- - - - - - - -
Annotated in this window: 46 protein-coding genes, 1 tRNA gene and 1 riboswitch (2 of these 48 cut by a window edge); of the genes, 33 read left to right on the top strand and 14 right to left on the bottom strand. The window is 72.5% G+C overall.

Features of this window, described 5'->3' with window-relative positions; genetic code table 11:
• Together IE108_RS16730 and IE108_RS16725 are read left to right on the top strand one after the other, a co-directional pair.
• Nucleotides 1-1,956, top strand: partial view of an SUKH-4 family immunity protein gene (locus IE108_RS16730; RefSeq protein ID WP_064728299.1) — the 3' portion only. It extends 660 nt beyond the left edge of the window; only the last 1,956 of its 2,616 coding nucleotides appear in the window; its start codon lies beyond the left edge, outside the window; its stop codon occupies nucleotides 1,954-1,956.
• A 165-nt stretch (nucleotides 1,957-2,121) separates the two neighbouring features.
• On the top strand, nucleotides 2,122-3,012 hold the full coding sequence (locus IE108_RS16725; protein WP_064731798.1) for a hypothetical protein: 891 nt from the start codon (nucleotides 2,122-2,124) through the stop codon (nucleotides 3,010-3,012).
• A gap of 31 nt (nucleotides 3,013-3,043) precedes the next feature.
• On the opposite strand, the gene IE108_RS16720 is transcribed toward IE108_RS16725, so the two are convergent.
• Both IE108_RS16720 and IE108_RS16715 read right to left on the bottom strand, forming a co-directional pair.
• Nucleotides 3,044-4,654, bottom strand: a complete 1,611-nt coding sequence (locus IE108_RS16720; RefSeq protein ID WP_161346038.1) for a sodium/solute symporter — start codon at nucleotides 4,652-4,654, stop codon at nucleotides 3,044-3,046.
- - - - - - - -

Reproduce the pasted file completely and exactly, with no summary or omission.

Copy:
Annotated in this window: 46 protein-coding genes, 1 tRNA gene and 1 riboswitch (2 of these 48 cut by a window edge); of the genes, 33 read left to right on the top strand and 14 right to left on the bottom strand. The window is 72.5% G+C overall.

Features of this window, described 5'->3' with window-relative positions; genetic code table 11:
• Together IE108_RS16730 and IE108_RS16725 are read left to right on the top strand one after the other, a co-directional pair.
• Nucleotides 1-1,956, top strand: partial view of an SUKH-4 family immunity protein gene (locus IE108_RS16730; RefSeq protein ID WP_064728299.1) — the 3' portion only. It extends 660 nt beyond the left edge of the window; only the last 1,956 of its 2,616 coding nucleotides appear in the window; its start codon lies beyond the left edge, outside the window; its stop codon occupies nucleotides 1,954-1,956.
• A 165-nt stretch (nucleotides 1,957-2,121) separates the two neighbouring features.
• On the top strand, nucleotides 2,122-3,012 hold the full coding sequence (locus IE108_RS16725; protein WP_064731798.1) for a hypothetical protein: 891 nt from the start codon (nucleotides 2,122-2,124) through the stop codon (nucleotides 3,010-3,012).
• A gap of 31 nt (nucleotides 3,013-3,043) precedes the next feature.
• On the opposite strand, the gene IE108_RS16720 is transcribed toward IE108_RS16725, so the two are convergent.
• Both IE108_RS16720 and IE108_RS16715 read right to left on the bottom strand, forming a co-directional pair.
• Nucleotides 3,044-4,654, bottom strand: a complete 1,611-nt coding sequence (locus IE108_RS16720; RefSeq protein ID WP_161346038.1) for a sodium/solute symporter — start codon at nucleotides 4,652-4,654, stop codon at nucleotides 3,044-3,046.